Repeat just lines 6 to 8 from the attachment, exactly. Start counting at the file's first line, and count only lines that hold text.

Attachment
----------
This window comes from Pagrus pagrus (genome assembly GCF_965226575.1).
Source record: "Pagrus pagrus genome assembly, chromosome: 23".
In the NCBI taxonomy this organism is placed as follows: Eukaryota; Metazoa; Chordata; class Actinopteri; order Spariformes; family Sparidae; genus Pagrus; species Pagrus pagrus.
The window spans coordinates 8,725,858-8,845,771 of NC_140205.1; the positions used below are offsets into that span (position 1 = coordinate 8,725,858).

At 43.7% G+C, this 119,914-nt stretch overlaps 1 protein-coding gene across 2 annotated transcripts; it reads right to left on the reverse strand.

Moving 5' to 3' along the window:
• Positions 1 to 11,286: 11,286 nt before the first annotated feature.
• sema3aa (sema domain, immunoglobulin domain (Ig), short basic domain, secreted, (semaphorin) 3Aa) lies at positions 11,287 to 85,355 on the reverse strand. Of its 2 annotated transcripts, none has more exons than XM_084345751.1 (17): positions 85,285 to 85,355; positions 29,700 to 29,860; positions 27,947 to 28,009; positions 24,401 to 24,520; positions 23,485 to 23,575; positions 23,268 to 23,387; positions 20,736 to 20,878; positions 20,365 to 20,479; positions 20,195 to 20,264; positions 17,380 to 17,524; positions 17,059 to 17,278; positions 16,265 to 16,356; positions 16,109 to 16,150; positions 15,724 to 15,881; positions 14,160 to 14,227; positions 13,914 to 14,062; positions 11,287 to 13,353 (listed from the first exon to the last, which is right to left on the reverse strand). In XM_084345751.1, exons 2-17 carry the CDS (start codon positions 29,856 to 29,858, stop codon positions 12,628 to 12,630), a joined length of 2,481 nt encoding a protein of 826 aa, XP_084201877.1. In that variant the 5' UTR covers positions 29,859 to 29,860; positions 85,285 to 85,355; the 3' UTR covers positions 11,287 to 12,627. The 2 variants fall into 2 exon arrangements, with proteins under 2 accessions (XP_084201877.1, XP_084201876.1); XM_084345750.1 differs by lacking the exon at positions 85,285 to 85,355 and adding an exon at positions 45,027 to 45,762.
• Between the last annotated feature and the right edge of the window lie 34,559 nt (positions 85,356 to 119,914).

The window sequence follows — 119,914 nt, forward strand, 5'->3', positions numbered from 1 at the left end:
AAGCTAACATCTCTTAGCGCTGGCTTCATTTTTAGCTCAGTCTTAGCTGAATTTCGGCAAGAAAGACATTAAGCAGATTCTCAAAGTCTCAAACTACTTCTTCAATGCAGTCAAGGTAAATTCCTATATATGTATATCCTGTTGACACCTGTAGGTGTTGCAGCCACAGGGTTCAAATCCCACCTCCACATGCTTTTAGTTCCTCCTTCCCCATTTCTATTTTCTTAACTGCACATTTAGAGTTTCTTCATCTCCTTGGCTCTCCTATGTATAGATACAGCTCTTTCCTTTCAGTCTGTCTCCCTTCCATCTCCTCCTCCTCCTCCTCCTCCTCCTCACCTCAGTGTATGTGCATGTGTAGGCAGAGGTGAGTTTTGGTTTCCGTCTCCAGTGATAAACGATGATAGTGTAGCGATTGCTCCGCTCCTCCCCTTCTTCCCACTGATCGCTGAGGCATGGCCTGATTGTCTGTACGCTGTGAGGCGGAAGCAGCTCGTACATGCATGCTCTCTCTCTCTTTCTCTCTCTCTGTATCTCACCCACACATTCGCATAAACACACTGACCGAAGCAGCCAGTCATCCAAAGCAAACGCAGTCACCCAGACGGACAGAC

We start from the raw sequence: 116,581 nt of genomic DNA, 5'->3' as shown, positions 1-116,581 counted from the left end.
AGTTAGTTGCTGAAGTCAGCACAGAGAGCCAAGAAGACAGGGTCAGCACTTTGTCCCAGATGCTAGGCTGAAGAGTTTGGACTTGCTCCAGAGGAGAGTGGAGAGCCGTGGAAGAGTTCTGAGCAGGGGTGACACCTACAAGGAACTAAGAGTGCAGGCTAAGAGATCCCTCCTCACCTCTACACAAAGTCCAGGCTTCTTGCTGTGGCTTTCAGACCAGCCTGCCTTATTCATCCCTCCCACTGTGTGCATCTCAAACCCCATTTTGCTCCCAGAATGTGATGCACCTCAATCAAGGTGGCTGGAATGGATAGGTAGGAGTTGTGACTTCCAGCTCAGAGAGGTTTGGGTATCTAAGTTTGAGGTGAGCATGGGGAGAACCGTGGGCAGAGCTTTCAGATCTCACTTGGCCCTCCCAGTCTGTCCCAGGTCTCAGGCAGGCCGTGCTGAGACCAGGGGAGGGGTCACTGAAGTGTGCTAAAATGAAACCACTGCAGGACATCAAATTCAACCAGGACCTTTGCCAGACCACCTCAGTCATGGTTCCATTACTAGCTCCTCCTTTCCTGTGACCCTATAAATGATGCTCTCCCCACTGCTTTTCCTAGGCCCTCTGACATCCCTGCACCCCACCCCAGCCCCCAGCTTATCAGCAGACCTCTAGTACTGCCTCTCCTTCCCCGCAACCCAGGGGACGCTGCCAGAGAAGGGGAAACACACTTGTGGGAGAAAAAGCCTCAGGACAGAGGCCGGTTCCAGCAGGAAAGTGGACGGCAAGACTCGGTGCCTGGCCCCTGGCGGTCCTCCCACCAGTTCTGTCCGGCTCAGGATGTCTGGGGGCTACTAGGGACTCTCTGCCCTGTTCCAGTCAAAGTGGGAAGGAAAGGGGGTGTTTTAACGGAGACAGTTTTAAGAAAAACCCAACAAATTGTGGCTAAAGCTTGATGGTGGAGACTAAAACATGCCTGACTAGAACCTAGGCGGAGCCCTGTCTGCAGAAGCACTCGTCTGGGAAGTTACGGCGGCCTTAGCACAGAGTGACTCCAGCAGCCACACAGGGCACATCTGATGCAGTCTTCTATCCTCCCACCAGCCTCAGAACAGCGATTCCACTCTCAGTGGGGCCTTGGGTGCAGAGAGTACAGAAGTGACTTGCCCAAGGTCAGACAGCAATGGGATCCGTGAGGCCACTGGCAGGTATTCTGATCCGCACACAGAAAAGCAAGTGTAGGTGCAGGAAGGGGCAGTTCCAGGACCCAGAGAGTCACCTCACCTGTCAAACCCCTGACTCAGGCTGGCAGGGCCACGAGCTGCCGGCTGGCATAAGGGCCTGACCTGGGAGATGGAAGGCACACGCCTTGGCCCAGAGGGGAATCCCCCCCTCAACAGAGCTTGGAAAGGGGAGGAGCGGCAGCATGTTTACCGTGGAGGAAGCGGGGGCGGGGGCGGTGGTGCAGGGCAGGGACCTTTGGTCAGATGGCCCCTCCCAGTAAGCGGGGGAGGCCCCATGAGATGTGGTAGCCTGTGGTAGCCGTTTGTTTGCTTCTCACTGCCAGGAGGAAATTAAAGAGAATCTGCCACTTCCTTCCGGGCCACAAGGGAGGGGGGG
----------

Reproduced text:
Moving 5' to 3' along the window:
• Positions 1 to 11,286: 11,286 nt before the first annotated feature.
• sema3aa (sema domain, immunoglobulin domain (Ig), short basic domain, secreted, (semaphorin) 3Aa) lies at positions 11,287 to 85,355 on the reverse strand. Of its 2 annotated transcripts, none has more exons than XM_084345751.1 (17): positions 85,285 to 85,355; positions 29,700 to 29,860; positions 27,947 to 28,009; positions 24,401 to 24,520; positions 23,485 to 23,575; positions 23,268 to 23,387; positions 20,736 to 20,878; positions 20,365 to 20,479; positions 20,195 to 20,264; positions 17,380 to 17,524; positions 17,059 to 17,278; positions 16,265 to 16,356; positions 16,109 to 16,150; positions 15,724 to 15,881; positions 14,160 to 14,227; positions 13,914 to 14,062; positions 11,287 to 13,353 (listed from the first exon to the last, which is right to left on the reverse strand). In XM_084345751.1, exons 2-17 carry the CDS (start codon positions 29,856 to 29,858, stop codon positions 12,628 to 12,630), a joined length of 2,481 nt encoding a protein of 826 aa, XP_084201877.1. In that variant the 5' UTR covers positions 29,859 to 29,860; positions 85,285 to 85,355; the 3' UTR covers positions 11,287 to 12,627. The 2 variants fall into 2 exon arrangements, with proteins under 2 accessions (XP_084201877.1, XP_084201876.1); XM_084345750.1 differs by lacking the exon at positions 85,285 to 85,355 and adding an exon at positions 45,027 to 45,762.